Twins prefer unique perspectives despite similar genes


Sophia Libonate

Senior twins Sophia and Isabella Libonate enjoy time together on a Disney Cruise in December 2019.

Braden Ward, Staff Writer

With about one in every 250 births resulting in a set of twins, some are bound to make their way into the same classroom. While some primary schools restrict twins from attending the same class, generally those restrictions change in high school.

“[Sophia and I] both went to Kemps Landing, and we only had two classes together in eighth grade,” said senior Isabella Libonate. “So when it was pretty common in high school, we had to get used to it.”

Twins do not take the exact same classes as some might think. 

“We have had a couple of classes together, usually around one every year,” said senior Sophia Libonate. “We can get a little competitive with test grades and such, but everything is usually pretty normal.”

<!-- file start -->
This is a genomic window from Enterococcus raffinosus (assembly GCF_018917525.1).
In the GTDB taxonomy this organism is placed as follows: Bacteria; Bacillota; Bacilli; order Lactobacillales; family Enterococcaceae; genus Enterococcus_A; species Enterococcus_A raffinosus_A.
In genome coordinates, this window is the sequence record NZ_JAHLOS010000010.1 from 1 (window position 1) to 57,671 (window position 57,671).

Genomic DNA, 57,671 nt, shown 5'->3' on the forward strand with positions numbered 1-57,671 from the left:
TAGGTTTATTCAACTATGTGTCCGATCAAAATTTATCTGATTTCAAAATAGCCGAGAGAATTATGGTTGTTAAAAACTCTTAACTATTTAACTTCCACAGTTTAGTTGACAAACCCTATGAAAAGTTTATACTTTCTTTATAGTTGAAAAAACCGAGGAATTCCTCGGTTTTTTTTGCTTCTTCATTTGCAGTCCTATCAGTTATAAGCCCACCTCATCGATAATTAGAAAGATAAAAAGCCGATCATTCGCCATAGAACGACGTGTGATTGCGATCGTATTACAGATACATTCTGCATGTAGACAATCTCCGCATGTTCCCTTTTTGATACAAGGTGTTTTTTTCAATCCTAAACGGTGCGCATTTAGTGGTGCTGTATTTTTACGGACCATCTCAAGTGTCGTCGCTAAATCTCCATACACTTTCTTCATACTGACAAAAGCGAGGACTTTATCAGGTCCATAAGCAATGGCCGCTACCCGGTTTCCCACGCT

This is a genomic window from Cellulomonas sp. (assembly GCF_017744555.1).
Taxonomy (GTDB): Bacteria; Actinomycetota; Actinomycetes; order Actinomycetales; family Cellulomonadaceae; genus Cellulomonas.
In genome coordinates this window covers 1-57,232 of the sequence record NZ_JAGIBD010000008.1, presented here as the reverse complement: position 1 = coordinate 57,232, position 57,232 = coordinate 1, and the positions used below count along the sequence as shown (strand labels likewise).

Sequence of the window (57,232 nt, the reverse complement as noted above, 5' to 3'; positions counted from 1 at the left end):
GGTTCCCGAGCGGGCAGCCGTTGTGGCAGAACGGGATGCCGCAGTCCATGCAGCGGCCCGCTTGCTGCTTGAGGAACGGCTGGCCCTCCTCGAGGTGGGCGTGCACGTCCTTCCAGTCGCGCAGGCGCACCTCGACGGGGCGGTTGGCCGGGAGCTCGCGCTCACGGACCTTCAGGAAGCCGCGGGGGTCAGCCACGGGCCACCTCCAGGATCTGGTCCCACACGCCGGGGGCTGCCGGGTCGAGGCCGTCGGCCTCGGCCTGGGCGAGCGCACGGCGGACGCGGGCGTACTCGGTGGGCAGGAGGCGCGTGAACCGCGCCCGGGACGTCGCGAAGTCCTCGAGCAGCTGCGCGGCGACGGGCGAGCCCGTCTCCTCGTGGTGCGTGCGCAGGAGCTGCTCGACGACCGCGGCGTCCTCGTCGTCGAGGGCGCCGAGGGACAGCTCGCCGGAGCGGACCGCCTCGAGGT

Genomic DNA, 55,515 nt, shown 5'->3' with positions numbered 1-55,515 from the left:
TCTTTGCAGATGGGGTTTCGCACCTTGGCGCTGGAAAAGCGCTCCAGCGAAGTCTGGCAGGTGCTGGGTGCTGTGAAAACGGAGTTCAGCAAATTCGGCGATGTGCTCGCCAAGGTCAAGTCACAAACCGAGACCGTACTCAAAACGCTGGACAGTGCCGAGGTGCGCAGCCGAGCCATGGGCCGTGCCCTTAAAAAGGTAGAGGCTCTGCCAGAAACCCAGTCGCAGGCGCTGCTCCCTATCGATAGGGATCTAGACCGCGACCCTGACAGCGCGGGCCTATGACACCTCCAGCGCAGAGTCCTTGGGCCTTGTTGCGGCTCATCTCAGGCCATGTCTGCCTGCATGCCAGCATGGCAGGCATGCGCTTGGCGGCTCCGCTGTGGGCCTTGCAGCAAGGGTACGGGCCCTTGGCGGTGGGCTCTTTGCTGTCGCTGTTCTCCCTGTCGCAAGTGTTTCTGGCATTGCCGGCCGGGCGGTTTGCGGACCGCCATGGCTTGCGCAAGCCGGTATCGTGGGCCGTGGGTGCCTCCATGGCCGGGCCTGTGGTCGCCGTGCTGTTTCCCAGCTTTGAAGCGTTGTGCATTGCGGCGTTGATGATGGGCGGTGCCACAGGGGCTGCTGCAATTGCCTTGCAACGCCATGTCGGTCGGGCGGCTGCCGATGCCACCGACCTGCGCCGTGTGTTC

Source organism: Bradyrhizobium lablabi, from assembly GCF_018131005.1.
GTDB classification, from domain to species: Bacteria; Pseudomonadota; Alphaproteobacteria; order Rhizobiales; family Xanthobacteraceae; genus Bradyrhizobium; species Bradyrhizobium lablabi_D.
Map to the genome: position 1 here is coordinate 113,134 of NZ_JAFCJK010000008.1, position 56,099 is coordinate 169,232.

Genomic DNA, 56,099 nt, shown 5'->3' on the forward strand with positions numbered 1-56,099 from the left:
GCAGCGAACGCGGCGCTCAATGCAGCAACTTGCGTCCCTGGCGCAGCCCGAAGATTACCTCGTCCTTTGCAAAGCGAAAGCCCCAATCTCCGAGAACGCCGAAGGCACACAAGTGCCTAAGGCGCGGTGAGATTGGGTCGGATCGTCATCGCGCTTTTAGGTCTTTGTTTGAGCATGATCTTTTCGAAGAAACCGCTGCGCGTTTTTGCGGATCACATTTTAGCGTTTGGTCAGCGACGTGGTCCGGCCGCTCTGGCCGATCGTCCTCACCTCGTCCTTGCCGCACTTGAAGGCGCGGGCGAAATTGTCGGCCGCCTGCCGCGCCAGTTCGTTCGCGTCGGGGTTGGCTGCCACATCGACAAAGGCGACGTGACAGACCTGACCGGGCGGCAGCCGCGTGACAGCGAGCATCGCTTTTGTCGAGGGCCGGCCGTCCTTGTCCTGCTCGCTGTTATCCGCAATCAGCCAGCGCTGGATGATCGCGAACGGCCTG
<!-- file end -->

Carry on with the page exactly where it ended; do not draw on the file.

While Sophia and Isabella do not do class work or homework together, they still help each other when the other needs assistance. 

“We definitely ask each other questions when one of us doesn’t understand something; however, not as often as you would think because we take some different classes and have different teachers,” said Sophia. 

People may assume that twins are the same person, or spend time together often, but that stereotype only holds true to an extent. 

“We’re close, but not extremely close like other twins, being fraternal twins and opposite genders,” said senior Stephen Kelley. “[Maren] focuses on school more, and I’m more into track.”

While Stephen and Maren may not seem as close in school, their presence within school helps them get through their busy schedules. 

“It’s nice to have that family element when I’m at school. Even though we don’t hang out all the time, I know we’re there for each other,” said Maren. “Being at the same school helps us spend time together on busy days when we might not be able to see each other when we’re at home.”